African art > Chair, palaver seat, throne, stool > Bamileke stool
Bamileke stool (N° 21858)
In African art, the Bamiléké demonstrate their know-how through the use of multicolored beads.
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This monoxyle seat, named rü mfo among the Bamum, has a caryatid pattern in the form of a bird figure.
A basic structure is carved in wood and then covered, above a canvas of rabane, with a latticework of imported pearls and cowries, an ancient currency associated with wealth.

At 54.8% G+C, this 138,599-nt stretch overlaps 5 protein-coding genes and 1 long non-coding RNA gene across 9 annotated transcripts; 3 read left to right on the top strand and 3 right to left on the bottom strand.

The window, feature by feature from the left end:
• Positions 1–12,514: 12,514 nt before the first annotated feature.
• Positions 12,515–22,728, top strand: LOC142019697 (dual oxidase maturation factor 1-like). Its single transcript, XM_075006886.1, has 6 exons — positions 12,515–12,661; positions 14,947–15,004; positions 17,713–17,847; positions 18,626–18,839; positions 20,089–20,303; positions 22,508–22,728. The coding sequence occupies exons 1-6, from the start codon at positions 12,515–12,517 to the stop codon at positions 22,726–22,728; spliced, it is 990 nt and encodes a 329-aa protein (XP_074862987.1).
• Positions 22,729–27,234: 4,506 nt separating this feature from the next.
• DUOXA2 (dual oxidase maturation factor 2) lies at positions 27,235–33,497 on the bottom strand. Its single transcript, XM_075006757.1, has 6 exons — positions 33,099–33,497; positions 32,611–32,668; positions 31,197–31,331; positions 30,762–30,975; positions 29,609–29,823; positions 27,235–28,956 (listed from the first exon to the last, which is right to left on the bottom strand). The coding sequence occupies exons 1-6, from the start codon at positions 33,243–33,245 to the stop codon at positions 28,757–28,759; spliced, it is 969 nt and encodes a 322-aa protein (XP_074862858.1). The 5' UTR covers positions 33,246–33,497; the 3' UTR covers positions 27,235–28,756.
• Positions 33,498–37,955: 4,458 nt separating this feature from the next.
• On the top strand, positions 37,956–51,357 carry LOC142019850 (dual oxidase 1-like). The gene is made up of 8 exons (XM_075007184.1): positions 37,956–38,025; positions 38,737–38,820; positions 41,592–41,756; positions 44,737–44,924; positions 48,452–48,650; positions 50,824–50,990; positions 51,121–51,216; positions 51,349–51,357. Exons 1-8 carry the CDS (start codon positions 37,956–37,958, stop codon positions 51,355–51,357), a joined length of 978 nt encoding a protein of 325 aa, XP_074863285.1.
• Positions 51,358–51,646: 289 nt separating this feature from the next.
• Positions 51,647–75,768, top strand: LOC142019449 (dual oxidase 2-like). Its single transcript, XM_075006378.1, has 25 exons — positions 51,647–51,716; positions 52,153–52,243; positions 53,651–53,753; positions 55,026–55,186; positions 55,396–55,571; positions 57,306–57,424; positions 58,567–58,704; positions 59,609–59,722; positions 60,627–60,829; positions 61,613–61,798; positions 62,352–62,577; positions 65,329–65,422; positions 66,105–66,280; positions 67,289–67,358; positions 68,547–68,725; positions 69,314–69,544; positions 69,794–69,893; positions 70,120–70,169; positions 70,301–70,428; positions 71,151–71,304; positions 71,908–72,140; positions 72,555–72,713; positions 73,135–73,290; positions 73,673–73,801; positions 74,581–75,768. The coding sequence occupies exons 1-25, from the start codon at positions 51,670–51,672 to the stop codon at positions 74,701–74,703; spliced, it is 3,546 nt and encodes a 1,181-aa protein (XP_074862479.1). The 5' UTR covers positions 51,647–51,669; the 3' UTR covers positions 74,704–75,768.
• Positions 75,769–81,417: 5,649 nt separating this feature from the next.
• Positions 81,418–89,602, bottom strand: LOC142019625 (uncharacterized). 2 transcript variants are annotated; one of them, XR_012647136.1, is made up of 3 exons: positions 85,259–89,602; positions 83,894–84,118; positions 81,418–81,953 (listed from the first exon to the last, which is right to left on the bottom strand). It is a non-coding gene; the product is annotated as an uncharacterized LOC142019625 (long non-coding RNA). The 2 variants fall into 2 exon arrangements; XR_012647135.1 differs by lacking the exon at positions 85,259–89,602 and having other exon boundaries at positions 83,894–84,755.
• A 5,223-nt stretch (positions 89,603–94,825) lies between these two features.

Located in the border region of Nigeria, the North West Province of Cameroon, the Grassland is made up of several ethnic groups: Tikar, Anyang, Widekum, Chamba, Bamoun, or Bamum and Bamileke. Several centralized chiefdoms, or kingdoms, based on customary associations, secret societies, are organized around the Fon who has broad powers.
Among the Bamilékés of Sudano-Bantu origin, as in other ethnic groups, works of art bear witness to the place of their owner in society. The seats, whose ornamentation varied according to social status, were carved for everyday use or for meetings of Customary Societies.
(The Bamileke, R. Lecoq)
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|Origin||Récolté in-situ 2001|
|Material(s)||wood, perles, cauris|
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